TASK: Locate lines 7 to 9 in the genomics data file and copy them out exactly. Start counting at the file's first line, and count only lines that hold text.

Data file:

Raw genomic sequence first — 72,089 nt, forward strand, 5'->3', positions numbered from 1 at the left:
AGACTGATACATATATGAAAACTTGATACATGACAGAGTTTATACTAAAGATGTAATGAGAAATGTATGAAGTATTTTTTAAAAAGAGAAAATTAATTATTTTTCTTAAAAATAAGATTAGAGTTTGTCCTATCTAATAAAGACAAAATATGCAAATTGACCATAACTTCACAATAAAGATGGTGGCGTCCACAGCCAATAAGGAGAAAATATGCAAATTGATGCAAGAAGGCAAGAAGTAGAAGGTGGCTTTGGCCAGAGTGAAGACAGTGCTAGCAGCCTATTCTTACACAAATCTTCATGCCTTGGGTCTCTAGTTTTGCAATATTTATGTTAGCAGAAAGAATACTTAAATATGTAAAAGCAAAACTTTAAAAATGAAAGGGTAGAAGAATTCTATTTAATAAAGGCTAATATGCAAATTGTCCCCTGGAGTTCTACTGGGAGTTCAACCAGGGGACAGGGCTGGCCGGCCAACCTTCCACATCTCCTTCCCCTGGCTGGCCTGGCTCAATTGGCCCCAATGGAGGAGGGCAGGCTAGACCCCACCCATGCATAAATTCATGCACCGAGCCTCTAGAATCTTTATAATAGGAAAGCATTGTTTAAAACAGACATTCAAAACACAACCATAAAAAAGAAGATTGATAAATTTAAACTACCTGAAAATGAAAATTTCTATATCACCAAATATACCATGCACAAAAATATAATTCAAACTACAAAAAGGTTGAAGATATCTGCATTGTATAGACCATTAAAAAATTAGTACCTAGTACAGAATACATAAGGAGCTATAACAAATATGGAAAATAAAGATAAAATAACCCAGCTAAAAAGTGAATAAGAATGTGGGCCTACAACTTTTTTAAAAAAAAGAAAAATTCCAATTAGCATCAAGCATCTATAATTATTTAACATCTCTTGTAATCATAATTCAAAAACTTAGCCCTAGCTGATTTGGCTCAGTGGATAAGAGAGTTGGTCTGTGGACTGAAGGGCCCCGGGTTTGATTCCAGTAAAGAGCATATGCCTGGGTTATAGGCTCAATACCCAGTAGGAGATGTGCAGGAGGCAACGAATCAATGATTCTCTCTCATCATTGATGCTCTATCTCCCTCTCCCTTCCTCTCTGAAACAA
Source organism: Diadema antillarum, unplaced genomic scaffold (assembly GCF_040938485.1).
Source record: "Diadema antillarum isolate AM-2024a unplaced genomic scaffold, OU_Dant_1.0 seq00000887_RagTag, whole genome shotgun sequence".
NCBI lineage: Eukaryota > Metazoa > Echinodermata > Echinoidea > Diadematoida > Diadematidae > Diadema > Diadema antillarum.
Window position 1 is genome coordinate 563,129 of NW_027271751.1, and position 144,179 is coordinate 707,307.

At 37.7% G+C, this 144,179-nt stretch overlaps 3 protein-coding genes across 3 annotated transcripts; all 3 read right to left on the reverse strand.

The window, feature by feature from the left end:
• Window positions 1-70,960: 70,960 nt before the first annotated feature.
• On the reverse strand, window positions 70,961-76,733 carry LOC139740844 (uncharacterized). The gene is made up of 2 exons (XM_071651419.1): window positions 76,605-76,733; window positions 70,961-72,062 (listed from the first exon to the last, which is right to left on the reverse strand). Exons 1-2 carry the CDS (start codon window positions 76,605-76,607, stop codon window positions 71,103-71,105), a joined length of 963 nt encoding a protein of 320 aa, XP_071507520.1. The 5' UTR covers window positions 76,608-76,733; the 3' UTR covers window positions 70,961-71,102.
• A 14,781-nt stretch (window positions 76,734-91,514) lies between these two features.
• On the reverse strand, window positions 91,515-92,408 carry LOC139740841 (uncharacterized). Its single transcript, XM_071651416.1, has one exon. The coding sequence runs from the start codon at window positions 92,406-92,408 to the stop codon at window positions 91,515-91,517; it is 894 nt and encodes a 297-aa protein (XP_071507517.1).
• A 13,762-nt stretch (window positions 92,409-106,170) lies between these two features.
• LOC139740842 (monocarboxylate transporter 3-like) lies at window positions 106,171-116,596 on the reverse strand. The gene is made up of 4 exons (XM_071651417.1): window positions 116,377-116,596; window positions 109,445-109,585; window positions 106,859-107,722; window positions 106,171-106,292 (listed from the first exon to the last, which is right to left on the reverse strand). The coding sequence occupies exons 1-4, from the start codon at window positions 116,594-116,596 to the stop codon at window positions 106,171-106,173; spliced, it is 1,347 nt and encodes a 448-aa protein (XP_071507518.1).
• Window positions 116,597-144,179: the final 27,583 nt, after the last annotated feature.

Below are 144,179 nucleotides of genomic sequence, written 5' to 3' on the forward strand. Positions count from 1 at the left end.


At 37.7% G+C, this 144,179-nt stretch overlaps 3 protein-coding genes across 3 annotated transcripts; all 3 read right to left on the reverse strand.

The window, feature by feature from the left end:
• Window positions 1-70,960: 70,960 nt before the first annotated feature.